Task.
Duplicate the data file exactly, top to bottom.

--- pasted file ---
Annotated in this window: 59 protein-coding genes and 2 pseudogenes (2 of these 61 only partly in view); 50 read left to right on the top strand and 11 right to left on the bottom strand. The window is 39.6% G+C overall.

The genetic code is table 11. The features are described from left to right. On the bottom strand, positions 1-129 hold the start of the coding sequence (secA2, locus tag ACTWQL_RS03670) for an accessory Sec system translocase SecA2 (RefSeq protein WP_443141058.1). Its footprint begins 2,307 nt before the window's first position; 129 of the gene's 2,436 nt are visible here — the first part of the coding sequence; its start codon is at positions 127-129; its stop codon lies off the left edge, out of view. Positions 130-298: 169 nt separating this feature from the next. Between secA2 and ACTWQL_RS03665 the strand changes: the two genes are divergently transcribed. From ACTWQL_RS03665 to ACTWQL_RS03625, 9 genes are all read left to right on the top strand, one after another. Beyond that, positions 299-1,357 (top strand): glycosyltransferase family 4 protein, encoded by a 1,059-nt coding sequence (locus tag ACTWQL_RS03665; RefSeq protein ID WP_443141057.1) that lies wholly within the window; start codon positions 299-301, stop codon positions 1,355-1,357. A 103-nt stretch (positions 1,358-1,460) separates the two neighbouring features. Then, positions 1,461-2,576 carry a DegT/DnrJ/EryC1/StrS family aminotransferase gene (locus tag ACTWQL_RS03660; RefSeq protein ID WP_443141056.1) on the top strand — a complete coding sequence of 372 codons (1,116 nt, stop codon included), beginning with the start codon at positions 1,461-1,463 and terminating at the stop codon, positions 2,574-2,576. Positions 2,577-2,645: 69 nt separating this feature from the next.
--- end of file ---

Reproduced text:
Annotated in this window: 59 protein-coding genes and 2 pseudogenes (2 of these 61 only partly in view); 50 read left to right on the top strand and 11 right to left on the bottom strand. The window is 39.6% G+C overall.

The genetic code is table 11. The features are described from left to right. On the bottom strand, positions 1-129 hold the start of the coding sequence (secA2, locus tag ACTWQL_RS03670) for an accessory Sec system translocase SecA2 (RefSeq protein WP_443141058.1). Its footprint begins 2,307 nt before the window's first position; 129 of the gene's 2,436 nt are visible here — the first part of the coding sequence; its start codon is at positions 127-129; its stop codon lies off the left edge, out of view. Positions 130-298: 169 nt separating this feature from the next. Between secA2 and ACTWQL_RS03665 the strand changes: the two genes are divergently transcribed. From ACTWQL_RS03665 to ACTWQL_RS03625, 9 genes are all read left to right on the top strand, one after another. Beyond that, positions 299-1,357 (top strand): glycosyltransferase family 4 protein, encoded by a 1,059-nt coding sequence (locus tag ACTWQL_RS03665; RefSeq protein ID WP_443141057.1) that lies wholly within the window; start codon positions 299-301, stop codon positions 1,355-1,357. A 103-nt stretch (positions 1,358-1,460) separates the two neighbouring features. Then, positions 1,461-2,576 carry a DegT/DnrJ/EryC1/StrS family aminotransferase gene (locus tag ACTWQL_RS03660; RefSeq protein ID WP_443141056.1) on the top strand — a complete coding sequence of 372 codons (1,116 nt, stop codon included), beginning with the start codon at positions 1,461-1,463 and terminating at the stop codon, positions 2,574-2,576. Positions 2,577-2,645: 69 nt separating this feature from the next.